Photo: National Truth Commission
Members of the Human Rights Committee of Brazil’s lower house criticized President Dilma Rousseff’s administration on Thursday for delays in setting up a truth commission to examine acts of repression between 1946 and 1988.
“It is many months already,” committee chair Domingos Dutra told reporters, referring to the time that has passed since the enactment last November of the law establishing the truth commission.
Rousseff, a former guerrilla who was tortured by Brazil’s 1964-1985 military regime, has yet to name any of the seven members of the panel, which will have two years to produce a report.
The delay in appointing the commission “generates doubts,” lawmaker Luiza Erundina said, especially because Brazil “has done so little” to reconstruct the events of the 1964-1985 period.
Noting that the truth commission will have no power to bring killers and torturers to justice, Erundina said the panel still has an important mission “to recover historical memory.”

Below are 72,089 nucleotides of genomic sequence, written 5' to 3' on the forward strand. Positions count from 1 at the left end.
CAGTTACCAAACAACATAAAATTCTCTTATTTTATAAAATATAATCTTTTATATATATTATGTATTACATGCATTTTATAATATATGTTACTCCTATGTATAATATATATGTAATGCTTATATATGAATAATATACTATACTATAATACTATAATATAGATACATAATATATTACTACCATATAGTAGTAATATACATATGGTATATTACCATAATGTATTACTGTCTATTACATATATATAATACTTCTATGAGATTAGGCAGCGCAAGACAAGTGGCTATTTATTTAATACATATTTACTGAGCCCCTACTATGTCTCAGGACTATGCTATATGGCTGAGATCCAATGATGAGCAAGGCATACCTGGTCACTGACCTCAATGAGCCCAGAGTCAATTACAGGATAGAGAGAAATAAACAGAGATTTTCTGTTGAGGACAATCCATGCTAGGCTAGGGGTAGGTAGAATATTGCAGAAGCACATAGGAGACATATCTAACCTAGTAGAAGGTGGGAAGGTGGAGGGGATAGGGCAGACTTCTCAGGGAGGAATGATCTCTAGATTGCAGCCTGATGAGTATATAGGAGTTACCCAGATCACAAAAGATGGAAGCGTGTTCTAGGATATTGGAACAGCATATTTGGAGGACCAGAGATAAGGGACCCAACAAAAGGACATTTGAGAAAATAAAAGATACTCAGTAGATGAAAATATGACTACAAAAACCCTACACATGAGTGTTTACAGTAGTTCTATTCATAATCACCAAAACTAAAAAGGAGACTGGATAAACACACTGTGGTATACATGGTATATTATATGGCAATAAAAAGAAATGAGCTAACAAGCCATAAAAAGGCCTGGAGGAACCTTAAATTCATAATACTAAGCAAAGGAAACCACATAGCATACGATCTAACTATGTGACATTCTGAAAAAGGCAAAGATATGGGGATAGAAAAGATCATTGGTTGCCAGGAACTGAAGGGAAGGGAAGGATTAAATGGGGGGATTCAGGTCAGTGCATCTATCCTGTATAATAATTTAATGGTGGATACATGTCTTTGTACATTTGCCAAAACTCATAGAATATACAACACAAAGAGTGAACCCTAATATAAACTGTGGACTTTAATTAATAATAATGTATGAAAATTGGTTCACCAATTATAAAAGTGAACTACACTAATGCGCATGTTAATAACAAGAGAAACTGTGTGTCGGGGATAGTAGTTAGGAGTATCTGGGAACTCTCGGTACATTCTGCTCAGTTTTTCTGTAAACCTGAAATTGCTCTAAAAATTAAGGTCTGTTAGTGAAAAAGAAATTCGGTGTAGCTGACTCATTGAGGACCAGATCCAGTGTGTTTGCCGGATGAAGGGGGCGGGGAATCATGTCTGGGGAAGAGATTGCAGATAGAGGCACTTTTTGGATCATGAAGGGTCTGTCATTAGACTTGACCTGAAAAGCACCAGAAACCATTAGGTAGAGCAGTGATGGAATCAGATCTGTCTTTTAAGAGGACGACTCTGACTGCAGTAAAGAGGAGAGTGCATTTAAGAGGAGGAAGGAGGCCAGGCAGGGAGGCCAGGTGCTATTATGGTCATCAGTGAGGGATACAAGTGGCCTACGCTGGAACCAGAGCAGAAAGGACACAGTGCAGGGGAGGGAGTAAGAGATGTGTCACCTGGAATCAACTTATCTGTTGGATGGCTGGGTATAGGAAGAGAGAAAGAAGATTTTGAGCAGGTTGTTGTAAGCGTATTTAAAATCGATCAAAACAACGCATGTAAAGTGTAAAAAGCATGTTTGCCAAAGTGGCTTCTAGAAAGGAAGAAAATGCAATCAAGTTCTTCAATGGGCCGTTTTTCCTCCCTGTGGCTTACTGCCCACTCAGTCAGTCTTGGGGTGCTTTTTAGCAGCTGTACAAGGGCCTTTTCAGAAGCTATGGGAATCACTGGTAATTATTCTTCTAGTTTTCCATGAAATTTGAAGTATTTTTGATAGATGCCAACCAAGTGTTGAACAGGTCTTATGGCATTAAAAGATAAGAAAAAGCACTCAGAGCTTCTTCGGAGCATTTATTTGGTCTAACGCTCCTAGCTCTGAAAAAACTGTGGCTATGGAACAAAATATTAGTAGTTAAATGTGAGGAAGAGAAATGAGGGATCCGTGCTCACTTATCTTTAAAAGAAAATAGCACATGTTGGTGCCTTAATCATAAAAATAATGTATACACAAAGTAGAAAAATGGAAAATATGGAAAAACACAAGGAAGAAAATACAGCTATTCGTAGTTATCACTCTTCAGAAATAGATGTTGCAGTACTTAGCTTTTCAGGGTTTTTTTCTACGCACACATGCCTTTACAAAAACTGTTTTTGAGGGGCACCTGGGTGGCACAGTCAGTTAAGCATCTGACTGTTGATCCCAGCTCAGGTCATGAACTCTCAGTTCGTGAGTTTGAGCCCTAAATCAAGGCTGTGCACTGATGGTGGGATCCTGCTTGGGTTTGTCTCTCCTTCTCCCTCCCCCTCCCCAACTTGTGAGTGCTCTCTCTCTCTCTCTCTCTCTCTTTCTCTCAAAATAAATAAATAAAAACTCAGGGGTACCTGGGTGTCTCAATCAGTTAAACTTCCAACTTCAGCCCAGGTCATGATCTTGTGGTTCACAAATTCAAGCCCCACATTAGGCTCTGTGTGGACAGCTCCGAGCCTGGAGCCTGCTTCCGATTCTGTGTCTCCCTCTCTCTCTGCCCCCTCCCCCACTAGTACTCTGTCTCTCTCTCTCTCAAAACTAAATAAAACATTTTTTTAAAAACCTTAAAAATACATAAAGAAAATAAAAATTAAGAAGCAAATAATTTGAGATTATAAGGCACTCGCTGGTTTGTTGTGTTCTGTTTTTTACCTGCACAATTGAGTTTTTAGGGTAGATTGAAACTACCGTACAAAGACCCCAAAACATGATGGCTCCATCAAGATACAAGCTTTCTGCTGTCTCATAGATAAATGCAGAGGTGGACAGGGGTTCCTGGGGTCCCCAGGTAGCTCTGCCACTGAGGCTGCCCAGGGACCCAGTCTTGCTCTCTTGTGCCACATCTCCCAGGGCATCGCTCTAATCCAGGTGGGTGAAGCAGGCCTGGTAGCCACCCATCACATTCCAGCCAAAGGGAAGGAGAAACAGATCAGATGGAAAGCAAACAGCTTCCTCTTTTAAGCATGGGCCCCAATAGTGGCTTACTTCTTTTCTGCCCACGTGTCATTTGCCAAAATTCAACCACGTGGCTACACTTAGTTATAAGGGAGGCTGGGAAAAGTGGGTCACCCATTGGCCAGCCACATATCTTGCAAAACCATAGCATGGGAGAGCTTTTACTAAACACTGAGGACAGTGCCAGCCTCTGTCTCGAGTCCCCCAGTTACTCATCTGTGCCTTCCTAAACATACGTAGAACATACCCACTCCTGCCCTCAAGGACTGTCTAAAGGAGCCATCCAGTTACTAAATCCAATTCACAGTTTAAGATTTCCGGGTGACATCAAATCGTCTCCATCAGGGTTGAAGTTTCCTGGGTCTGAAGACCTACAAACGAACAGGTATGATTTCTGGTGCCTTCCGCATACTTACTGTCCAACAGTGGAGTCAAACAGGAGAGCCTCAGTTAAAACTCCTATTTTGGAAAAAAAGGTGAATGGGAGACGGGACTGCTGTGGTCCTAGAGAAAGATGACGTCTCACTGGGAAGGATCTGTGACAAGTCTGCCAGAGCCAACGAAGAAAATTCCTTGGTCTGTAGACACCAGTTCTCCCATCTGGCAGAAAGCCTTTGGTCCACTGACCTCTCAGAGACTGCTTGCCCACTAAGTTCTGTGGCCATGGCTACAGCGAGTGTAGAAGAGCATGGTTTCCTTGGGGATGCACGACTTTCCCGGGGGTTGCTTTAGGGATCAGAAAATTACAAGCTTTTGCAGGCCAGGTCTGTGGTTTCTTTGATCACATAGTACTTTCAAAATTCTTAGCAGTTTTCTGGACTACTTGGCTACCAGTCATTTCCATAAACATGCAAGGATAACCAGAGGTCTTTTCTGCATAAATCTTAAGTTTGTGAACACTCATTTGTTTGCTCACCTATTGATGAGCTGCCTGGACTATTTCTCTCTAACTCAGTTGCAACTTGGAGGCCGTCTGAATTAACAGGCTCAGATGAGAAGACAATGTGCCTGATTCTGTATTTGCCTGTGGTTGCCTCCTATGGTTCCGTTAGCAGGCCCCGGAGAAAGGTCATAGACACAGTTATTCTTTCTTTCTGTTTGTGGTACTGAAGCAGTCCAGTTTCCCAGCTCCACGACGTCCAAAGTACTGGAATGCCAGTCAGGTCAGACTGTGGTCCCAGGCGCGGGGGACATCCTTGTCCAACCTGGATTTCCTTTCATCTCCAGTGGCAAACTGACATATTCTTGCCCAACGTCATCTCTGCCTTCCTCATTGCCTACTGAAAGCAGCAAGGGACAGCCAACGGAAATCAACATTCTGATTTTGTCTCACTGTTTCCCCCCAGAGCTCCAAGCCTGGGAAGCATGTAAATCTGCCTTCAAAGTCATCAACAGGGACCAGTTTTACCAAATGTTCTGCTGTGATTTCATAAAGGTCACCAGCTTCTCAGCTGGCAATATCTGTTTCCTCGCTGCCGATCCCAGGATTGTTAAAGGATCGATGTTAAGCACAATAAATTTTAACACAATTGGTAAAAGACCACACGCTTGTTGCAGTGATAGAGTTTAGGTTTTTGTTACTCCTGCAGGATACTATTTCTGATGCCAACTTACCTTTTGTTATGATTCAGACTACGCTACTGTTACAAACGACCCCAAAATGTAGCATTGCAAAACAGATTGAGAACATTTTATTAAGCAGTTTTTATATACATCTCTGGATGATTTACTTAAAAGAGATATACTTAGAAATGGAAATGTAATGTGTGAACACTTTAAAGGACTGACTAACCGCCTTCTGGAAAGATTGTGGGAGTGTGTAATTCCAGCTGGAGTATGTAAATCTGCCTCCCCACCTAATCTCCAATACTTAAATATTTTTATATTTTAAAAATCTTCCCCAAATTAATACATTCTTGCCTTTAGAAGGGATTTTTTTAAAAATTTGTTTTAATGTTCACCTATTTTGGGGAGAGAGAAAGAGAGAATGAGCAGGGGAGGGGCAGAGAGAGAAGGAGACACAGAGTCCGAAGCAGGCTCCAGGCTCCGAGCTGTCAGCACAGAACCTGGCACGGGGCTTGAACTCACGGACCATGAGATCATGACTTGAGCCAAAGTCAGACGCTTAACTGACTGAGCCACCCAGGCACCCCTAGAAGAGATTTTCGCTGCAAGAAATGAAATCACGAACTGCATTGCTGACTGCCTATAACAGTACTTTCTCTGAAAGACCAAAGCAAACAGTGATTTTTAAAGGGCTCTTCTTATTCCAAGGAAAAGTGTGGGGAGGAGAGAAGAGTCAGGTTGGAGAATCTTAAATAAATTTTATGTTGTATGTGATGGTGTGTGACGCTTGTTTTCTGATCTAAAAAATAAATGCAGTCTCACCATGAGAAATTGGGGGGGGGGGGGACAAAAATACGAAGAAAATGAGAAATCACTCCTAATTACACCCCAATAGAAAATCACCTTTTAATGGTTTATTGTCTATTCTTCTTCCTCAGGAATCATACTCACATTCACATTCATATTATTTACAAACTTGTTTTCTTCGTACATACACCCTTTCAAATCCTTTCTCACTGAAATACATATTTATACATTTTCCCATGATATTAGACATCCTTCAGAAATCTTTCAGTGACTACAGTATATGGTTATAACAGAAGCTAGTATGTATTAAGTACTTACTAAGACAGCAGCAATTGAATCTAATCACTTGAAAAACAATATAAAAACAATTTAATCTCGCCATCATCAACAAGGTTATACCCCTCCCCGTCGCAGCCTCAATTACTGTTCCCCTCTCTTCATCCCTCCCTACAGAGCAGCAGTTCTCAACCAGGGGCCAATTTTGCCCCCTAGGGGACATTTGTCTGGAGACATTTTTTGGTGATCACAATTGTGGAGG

The congressional Human Rights Committee has decided to create a parallel body to “monitor” the work of the truth commission, Dutra and Erundina said.
They said the congressional group plans to question former police officer Claudio Guerra, who confessed in a recent book to having taken part in various crimes under the 1964-1985 junta, including the cremation of 10 leftists tortured to death in the 1970s.
Journalists Marcelo Netto and Rogerio Medeiros created the book, “Memories of the Dirty War,” based on a series of interviews with Guerra, who provided details about a clandestine jail and torture chamber in the Rio de Janeiro suburb of Petropolis.